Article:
Self-Portrait’s Breakthrough Year

In the last year, Han Chong’s breakout label Self-Portrait has attracted 250 stockists and sold out on Net-a-Porter in two hours. How did he do it?

When Dasha Zhukova, Russian-American heiress and editor-in-chief of Garage magazine, attended Pierre Casiraghi’s wedding at Lake Maggiore this summer, she wore a dress crafted from leaf-patterned guipure lace and lattice embroidery, with delicate spaghetti straps and a sand-coloured mesh lining that fell just below the knee.

“People started asking, ‘Where’s that dress from?’ The more people started wearing our designs, the more we became a mystery,” says Han Chong, founder and creative director of Self-Portrait, the London-based label behind the dress. “Dasha is a millionaire! To think that she chose to wear a dress that costs about $300 to an event where all the women were wearing couture.”

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But this is all part of Self-Portrait’s appeal. The label’s intricately-detailed garments involve the kind of technical work one might expect from a luxury brand. “I could see such big potential in launching a contemporary brand that moves at the speed of the high street, but has a luxurious quality,” says Chong.

It’s a formula that appears to be working. Spring/Summer 2015 has been Self-Portrait’s best-selling collection so far, with a 92 percent sell-through rate. From 2013 to 2015, sales grew by 300 percent — 90 percent of which was driven by wholesale, and 10 percent by online sales. And in just over a year, Self-Portrait has attracted 250 stockists worldwide, including Dover Street Market, Harrods and MyTheresa.com, who have signed on for Spring/Summer 2016.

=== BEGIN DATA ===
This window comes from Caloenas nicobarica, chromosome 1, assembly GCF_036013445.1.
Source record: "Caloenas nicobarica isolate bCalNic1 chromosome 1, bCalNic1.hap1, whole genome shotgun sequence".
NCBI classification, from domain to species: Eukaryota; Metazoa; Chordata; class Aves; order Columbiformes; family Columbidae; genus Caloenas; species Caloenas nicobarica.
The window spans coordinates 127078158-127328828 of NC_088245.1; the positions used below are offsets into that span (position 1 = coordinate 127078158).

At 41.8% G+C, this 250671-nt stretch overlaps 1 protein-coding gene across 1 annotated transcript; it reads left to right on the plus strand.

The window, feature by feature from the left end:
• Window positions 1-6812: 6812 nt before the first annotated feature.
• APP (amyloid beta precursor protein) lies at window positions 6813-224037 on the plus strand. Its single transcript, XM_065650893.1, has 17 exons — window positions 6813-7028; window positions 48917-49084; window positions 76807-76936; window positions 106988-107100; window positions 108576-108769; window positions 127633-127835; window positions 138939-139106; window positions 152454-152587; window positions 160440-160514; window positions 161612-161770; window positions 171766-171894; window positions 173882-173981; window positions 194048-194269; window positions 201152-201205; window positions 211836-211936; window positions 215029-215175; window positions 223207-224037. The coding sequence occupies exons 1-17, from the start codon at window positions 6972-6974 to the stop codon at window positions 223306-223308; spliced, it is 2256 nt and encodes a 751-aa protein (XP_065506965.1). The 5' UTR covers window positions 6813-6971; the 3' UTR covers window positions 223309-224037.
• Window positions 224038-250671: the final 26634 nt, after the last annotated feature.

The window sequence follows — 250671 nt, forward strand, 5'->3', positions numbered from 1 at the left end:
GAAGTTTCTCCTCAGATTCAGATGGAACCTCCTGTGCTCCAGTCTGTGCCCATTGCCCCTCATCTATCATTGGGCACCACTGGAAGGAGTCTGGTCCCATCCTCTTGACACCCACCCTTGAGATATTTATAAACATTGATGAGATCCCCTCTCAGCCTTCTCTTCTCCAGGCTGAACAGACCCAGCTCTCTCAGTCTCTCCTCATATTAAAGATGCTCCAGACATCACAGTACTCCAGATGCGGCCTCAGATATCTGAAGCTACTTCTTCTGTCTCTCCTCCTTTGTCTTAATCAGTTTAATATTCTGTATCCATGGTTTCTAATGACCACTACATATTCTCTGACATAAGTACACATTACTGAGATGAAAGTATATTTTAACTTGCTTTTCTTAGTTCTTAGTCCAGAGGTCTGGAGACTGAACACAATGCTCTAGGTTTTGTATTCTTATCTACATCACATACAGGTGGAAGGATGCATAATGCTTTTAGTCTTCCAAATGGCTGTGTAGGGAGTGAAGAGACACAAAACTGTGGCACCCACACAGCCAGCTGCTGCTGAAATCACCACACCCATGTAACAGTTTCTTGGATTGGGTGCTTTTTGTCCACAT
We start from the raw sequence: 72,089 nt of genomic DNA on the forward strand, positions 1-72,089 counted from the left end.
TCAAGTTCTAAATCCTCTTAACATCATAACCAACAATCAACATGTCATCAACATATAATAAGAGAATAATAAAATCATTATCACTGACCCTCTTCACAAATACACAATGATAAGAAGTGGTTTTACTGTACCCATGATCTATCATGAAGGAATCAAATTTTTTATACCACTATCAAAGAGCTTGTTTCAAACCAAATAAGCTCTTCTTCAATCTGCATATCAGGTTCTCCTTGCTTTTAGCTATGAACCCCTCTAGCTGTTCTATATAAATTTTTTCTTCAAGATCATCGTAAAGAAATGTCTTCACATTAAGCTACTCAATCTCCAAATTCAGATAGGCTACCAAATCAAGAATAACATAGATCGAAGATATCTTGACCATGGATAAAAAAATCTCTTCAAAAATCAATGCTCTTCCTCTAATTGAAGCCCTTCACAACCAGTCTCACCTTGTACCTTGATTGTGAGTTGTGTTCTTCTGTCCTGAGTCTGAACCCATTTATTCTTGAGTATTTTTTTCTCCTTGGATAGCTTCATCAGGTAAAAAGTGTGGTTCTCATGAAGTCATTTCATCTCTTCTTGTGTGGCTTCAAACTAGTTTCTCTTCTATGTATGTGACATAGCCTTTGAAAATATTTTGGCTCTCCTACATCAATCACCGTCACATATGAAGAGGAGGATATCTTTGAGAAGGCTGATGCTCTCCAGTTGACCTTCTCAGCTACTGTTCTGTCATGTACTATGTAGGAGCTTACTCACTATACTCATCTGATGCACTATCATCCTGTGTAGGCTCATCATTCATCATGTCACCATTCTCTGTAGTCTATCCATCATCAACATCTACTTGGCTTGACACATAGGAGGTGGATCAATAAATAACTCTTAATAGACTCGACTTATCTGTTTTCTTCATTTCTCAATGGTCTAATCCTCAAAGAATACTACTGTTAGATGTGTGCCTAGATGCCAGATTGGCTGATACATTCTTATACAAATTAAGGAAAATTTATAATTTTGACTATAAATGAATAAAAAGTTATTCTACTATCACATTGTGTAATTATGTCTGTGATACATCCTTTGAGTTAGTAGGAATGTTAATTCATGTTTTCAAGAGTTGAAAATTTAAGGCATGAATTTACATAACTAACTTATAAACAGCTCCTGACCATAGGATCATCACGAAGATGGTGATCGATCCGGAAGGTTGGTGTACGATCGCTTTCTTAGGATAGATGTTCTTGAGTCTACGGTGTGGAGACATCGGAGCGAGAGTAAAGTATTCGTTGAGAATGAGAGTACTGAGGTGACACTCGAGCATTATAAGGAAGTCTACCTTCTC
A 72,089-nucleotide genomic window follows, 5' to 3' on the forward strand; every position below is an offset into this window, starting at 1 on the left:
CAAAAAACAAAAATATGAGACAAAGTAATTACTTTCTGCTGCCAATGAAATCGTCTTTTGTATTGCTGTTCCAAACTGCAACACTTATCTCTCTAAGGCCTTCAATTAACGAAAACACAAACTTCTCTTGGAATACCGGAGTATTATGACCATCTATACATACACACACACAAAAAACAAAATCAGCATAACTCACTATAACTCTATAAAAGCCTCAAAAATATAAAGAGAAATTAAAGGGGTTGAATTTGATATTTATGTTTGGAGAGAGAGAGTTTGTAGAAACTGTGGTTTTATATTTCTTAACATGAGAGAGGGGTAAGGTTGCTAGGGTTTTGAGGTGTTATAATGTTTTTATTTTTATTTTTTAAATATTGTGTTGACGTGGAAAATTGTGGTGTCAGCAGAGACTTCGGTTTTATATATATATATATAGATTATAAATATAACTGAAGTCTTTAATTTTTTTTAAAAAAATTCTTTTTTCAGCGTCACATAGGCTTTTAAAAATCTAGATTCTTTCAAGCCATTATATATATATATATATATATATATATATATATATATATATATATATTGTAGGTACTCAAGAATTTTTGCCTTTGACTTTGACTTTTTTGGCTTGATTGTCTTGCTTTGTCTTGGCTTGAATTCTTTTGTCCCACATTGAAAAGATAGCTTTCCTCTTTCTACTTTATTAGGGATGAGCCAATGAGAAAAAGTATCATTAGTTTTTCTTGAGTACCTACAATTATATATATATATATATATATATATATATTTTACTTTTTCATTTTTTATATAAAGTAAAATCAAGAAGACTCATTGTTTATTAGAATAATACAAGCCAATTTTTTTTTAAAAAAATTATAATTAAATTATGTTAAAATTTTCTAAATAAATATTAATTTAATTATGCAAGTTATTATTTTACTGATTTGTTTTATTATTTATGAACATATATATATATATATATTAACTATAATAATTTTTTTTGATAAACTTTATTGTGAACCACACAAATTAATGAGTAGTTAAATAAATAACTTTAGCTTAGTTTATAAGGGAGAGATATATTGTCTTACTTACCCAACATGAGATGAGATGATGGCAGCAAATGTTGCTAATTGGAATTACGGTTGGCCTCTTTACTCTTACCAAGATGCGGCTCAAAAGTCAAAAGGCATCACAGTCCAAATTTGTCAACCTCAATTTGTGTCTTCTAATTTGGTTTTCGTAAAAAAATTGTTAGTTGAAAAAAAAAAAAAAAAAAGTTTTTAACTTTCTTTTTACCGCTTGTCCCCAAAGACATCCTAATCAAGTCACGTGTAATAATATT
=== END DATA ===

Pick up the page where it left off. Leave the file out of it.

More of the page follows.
How did Chong do it?

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Chong’s interest in womenswear design came from unlikely beginnings. “My parents own a shop that sells beef jerky in Malaysia — nothing to do with fashion!” he says. “But I grew up with my aunt, a local artist, who specialised in paintings. She was very creative and had a big influence on me.”

Jennifer Lopez was the first star to publicly step out in Self-Portrait, wearing a $262 tuxedo wrap dress from the label’s first collection, when she was a judge on American Idol in 2014. A few weeks later, model Alessandra Ambrosio was spotted in São Paulo wearing the same dress. But it wasn’t until a year later that the brand began to gain significant red carpet buzz, appearing on celebrities as diverse as Reese Witherspoon, Kristen Stewart, Katy Perry and Beyoncé.

The real breakthrough for Self-Portrait, came when Selfridges became the label’s first major stockist in 2014. “When we got the opportunity to sign an exclusive contract with Selfridges, I felt that it was a big turning point for the brand,” says Chong. Since launching the label, Selfridges has sold over 100 Self-Portrait pieces each week.

“The label continues to be one of our best performers,” says Lydia King, buying manager at Selfridges. “The collection was genuinely different; approaching a very clear ready-to-wear opportunity from a different perspective, and taking contemporary womenswear in an exciting new direction.” According to King, Self-Portrait has been such a hit with customers that the brand has been allocated its own shop-in-shop in both Selfridges London and Manchester.